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JFS Perspectives

News, stories, events, and ideas from Jewish Family Service of Colorado.

Let’s Go Fly and Make a Kite: Grandparents Must Be Supervised

Friday, March 27, 2015


This week was spring break in Wheat Ridge and we know many grandparents are charged with figuring out how to entertain their grandkids during their break. A “Grandparents Must Be Supervised” program is our solution. In this program, we create fun, interactive activities for grandparents and grandkids to enjoy together over extended holidays. It is an opportunity for seniors to connect and kids to play.

This spring break we partnered with the Wheat Ridge Kite Flite Festival. They approached Colorado Senior Connections to ask how they could get more seniors to their event on April 25. Of course the answer is simple — with their grandkids! Kite Flite sponsored a kite making workshop this week and provided a kite expert to teach the kids and grandparents how to build and fly their beautiful, colorful, homemade kites. Everyone left with a kite and string ready to hit the park and continue the fun.

Colorado Senior Connections knows that fun, lifelong learning, and access to information are some of the secrets to healthy aging. We feel lucky that we can help create intergenerational opportunities, fostering fun memory-making experiences, and support seniors wherever they are in their own aging process.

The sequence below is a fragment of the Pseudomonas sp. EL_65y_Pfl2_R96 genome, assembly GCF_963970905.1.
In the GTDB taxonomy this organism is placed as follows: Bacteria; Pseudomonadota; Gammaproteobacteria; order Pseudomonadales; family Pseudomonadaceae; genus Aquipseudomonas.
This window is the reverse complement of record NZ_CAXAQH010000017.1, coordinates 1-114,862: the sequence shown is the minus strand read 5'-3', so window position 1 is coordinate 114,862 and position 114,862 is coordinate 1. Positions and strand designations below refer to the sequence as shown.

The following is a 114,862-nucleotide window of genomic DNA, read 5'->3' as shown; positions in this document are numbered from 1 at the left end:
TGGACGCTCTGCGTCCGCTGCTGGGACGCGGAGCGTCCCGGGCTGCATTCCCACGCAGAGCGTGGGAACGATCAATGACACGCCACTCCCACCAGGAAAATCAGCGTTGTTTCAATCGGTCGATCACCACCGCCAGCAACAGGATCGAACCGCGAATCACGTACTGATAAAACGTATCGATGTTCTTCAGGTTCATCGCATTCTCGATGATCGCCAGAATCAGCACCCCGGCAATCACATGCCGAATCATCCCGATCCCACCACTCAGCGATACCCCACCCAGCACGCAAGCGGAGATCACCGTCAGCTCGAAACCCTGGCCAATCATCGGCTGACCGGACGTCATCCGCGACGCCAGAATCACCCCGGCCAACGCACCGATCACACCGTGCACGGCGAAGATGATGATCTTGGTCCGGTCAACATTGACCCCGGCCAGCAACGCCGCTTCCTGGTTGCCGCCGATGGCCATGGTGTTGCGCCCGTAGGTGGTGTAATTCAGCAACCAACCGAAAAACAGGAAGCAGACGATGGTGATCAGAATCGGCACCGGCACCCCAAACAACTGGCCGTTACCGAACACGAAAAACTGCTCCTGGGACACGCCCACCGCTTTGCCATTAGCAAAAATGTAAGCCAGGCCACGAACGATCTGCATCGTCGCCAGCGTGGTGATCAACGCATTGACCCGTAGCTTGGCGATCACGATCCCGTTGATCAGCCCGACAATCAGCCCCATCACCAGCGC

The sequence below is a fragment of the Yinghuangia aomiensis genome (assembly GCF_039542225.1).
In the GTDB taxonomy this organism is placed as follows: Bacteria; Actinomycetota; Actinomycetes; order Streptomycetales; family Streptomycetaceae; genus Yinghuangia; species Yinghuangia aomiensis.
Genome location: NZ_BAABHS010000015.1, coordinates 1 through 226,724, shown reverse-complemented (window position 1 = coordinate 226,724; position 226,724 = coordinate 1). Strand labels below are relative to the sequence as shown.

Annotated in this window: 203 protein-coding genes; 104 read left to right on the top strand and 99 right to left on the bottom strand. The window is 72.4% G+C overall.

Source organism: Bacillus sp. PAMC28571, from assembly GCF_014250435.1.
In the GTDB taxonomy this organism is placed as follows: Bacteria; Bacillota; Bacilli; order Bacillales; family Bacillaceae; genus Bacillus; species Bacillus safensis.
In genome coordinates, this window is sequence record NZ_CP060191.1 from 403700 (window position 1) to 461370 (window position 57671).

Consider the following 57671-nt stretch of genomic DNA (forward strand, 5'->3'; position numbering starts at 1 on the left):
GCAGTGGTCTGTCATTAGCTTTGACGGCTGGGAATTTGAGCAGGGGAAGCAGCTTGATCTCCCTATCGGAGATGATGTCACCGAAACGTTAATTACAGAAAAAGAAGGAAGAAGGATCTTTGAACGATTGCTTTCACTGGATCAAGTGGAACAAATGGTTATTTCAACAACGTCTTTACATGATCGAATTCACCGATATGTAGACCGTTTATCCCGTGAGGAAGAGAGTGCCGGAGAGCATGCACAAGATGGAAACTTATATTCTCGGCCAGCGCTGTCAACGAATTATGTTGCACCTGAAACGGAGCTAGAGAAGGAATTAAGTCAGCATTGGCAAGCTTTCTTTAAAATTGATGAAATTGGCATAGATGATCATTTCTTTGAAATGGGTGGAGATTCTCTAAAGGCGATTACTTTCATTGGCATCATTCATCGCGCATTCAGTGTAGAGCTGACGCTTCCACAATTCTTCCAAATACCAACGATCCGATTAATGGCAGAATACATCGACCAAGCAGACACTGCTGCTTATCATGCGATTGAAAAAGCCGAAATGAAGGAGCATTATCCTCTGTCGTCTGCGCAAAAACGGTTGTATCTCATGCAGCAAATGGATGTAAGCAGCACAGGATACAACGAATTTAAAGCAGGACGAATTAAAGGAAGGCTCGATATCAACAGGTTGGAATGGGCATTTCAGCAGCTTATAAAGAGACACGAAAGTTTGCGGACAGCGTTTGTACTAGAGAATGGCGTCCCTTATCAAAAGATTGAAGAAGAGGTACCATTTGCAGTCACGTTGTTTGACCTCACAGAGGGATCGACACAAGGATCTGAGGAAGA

-Alison Joucovsky, MA, LPC, Colorado Senior Connections program coordinator

Contribute to Easter/Passover Denver Community Food Drive!

Friday, March 13, 2015

Hunger Stops Here 

Did you know that donations to the Weinberg Food Pantry decrease significantly in the spring? Many people contribute during the High Holy Days through their synagogues and donate during the winter months, but not in the spring.

Since hunger is a year-round crisis, Jewish Family Service has teamed up with Calvary Baptist Church, The Church of Jesus Christ of Latter-day Saints, Mile High United Way, and Rose Medical Center for the 2nd annual Easter/Passover Denver Community Food Drive. Dozens of synagogues, churches, businesses, and other community organizations have joined this interfaith food drive that takes place March 21 – 29.

Please check out the list of drop-off locations and plan to help us meet our goal of collecting 10,000 pounds of food!

Thank you in advance for your support!

-Alaina Green, JFS Marketing Department

JFS Interns Are Awesome!

Friday, March 06, 2015
Guest Blog Post By Audrey Friedman Marcus